My neighbor was right. She's older than me, she knows!
OK, so there hasn't been any snow, but we've been hitting almost near record lows for this time of year.
And I was panicking over getting compost?! For what?!
I've now got tons of compost and have yet to do anything. It's nippy out there! Nuh-uh. Going outside and getting all dirty with wet soil AND being cold is not my idea of gardening.
I haven't planted any new seeds either. It feels almost like fall weather out there and my polar bear instincts have this come hither it's hibernation time again.
Now where is the man who was wearing the shorts just the other day? Wonder if he had to get out his warmer clothes too.
It would seem that winter is actually extending itself. We were all shouting for joy seeing such a mild winter, no snow in November and barely any in December. We rejoiced, we had laid our gardens and got ready for a mild winter....that seems to not end! If last year is to be a repetition of this year, that bodes for a VERY short gardening season. Spring no longer seems to exist. In its place is cool weather that lingers on 'til almost the month of May. No transition into spring, but quick and dirty into the hot and humid heat waves of summer. Take that, plants!
I gathered a few more Violet flowers the other day. Same situation as with the other Viola flowers; they seemed saddened by the cool weather. Dandelions I've seen but a few and even some of the Tulips it would seem have adapted to grow very short and then put out their flowers.
In short, I'm holding off to plant anything until the weather gets warmer. In previous years, I had started seedlings inside, especially like with plants that have a long growing time, such as with Tomatoes. Not wanting to buy the pesticide-laden ones, I was growing them inside myself. No more. Not with this kind of weather. The little seedlings are just waiting to be transplanted, waiting for a bigger pot and bigger space. And still many of the seeds I've sown have not come up. I did get a few more seeds to plant when it's time, such as Rosemary, Oregano, Thyme and Parsley.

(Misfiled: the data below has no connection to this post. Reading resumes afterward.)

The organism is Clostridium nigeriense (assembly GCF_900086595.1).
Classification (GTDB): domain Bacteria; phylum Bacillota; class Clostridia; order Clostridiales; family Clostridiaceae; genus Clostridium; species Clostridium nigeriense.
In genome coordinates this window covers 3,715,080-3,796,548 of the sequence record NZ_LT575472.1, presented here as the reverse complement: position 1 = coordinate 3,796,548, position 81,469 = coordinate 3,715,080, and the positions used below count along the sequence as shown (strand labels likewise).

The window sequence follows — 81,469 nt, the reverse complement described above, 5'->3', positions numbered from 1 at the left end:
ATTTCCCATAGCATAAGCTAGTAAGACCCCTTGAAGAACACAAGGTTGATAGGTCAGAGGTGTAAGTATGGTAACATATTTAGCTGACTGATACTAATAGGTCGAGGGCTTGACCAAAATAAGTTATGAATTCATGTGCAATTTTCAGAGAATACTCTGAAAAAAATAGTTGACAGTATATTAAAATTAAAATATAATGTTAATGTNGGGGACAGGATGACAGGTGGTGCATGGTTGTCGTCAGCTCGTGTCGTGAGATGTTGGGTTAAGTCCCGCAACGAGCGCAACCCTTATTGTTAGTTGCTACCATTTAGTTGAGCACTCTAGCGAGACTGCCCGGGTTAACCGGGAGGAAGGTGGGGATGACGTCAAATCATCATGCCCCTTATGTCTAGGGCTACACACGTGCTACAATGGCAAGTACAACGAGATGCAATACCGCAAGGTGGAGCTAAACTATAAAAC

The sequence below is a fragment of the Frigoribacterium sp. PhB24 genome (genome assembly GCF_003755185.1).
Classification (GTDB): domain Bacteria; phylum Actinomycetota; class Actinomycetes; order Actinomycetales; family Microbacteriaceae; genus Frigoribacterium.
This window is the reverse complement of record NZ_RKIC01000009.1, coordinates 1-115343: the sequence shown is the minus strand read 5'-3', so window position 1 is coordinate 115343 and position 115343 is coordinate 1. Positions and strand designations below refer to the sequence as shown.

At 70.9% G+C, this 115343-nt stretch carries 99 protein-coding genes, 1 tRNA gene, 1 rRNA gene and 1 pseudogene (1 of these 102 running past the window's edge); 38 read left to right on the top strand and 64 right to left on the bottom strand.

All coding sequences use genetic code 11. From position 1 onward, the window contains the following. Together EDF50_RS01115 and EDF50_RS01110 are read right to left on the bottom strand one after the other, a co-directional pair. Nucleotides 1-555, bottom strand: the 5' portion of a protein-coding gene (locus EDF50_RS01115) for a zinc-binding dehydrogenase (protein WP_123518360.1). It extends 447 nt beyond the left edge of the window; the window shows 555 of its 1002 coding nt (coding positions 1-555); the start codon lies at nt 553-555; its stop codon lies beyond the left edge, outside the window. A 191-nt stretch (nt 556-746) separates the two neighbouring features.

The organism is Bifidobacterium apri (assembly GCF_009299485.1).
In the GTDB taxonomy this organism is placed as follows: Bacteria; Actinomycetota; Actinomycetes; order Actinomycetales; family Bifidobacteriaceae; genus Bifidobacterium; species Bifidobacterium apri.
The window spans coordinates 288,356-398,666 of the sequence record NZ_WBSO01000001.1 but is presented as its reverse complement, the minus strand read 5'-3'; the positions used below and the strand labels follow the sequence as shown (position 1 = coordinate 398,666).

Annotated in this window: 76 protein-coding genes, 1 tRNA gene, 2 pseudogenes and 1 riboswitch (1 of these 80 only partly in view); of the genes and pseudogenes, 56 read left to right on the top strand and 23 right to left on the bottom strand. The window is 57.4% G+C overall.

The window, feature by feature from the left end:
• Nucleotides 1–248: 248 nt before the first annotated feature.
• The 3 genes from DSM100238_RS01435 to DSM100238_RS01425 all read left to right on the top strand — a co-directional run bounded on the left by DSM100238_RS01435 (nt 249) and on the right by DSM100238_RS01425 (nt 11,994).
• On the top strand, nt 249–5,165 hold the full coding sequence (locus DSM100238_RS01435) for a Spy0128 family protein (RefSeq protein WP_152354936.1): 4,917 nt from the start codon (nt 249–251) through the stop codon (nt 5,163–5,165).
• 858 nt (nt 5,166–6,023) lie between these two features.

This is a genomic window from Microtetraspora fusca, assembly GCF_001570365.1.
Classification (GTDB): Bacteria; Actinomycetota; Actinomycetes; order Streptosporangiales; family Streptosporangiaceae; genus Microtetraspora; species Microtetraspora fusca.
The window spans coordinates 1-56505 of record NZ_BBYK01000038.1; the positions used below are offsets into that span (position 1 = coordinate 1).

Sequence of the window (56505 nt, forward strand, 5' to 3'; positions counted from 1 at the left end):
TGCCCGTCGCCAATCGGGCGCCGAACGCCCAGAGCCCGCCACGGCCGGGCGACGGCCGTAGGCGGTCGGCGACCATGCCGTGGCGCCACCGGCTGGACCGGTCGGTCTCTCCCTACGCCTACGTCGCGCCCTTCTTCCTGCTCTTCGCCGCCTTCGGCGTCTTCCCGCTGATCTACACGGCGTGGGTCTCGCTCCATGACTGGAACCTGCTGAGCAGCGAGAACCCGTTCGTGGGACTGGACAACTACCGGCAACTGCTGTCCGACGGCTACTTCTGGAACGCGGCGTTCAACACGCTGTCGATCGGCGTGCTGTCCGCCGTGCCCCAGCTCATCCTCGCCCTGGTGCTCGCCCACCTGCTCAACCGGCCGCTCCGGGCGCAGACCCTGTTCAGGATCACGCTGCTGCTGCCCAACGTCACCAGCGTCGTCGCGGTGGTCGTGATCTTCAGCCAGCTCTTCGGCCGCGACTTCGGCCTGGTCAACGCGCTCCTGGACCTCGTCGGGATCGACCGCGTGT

And these herbs, they remind me that I saw my neighbor and had a long chit-chat about the city plots they offer. He said they're located in a strange, out-of-the-way kind of area, fenced in. He had one last year but the lady who had a plot beside him was pretty beastly. She was always complaining about weeds and chastising him for not coming every day to look after his garden! Poor him, he's a nice man, too polite to say otherwise against her.
He gave up his plot this year, he said, and when I mentioned they had put me on a waiting list, he said to call again or go to city hall directly. He said that after a certain date, if there are remaining plots, that anyone who already has a plot is free to use the empty ones. Apparently that beastly woman had 3 or 4 of them! I was thinking, Really? Weeds?! How wonderful!
I'll have to find out. Meanwhile, I've been looking for some videos to show my boss about how sheet mulching works, thinking he might prefer the easier method of laying down cardboard to tilling. Plus, we already have cardboard boxes, and what's the difference of going to the store and getting compost instead of topsoil? None! Just a different bag!
And another meantime, I've been assessing the area behind the balcony. I picked up some cardboard boxes to do sheet mulching, and I've been observing how the light affects the area. Beneath the balcony is a piece of lattice that you would think would allow the rays of the sun to shine through, yet so far I've observed that the sun only hits the far end near the gate and a tiny bit onto the area farthest away from the house. In short, most of the area gets indirect sunlight. I'm still thinking about putting in Violets (there are some at work) and Mint and Chickweed, but it seems experimental and not sure how my landlord will take it....Yep, still a project on the "to-see" list.
I did get another idea to put some pots under the front stairs leading up to the balcony. Looking at the space, it gets sun, but because of the stairs, some shade too. I was thinking a few boxes of Lettuce, Cilantro and Spinach might do well there, but another experiment to see...
Well, I guess that's just how it is with gardening: lots of experiments and learning! The journey is what counts, not the destination :)
Now if that gardening journey could actually begin! ;)
C'mon, sunshine, we're waiting for more light and heat this way, please! Alrighty then, see you soon, sunshine :) I know you'll be here soon. I will wait, for patience is a virtue, and all things that happen, happen when they do...
Foraging has begun! A very meager start, but it has!
I awoke to see the stringy and limp plants of Nasturtiums peeping through the curtains of my bedroom window. Sigh, I suppose I should have listened to the wisdom of my neighbor, such finicky weather as we have been having! Paddling to the kitchen, I was tempted to open the patio door and step outside to have a further inspection, but cold beckoned me to stay inside. Yes, dear neighbor, you were right. Let us wait another week to plant.
Off on a bike ride to work and what do I see? Another neighbor hard at work sowing seeds and preparing the garden! OH! to plant now or wait?! Why does it seem Mother Nature is all topsy turvy and can't decide?
Ah, but let use see at work...And what I do I see, but Violet flowers! Oh, but they seem sad, some frost bitten almost. They seem they had eagerly come to play in sun, only to be blasted by the cold weather that stealthy came to ravish in the night.